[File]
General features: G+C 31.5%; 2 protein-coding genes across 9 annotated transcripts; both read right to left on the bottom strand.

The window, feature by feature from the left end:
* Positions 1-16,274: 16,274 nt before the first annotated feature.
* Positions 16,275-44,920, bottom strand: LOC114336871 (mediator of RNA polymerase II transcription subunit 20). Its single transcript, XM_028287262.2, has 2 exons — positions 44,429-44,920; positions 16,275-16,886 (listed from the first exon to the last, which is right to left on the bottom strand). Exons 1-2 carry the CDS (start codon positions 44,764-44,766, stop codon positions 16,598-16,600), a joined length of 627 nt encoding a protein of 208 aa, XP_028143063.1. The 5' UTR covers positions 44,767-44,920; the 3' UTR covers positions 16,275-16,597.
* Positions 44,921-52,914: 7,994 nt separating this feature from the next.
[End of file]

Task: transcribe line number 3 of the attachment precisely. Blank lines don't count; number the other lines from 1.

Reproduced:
* Positions 1-16,274: 16,274 nt before the first annotated feature.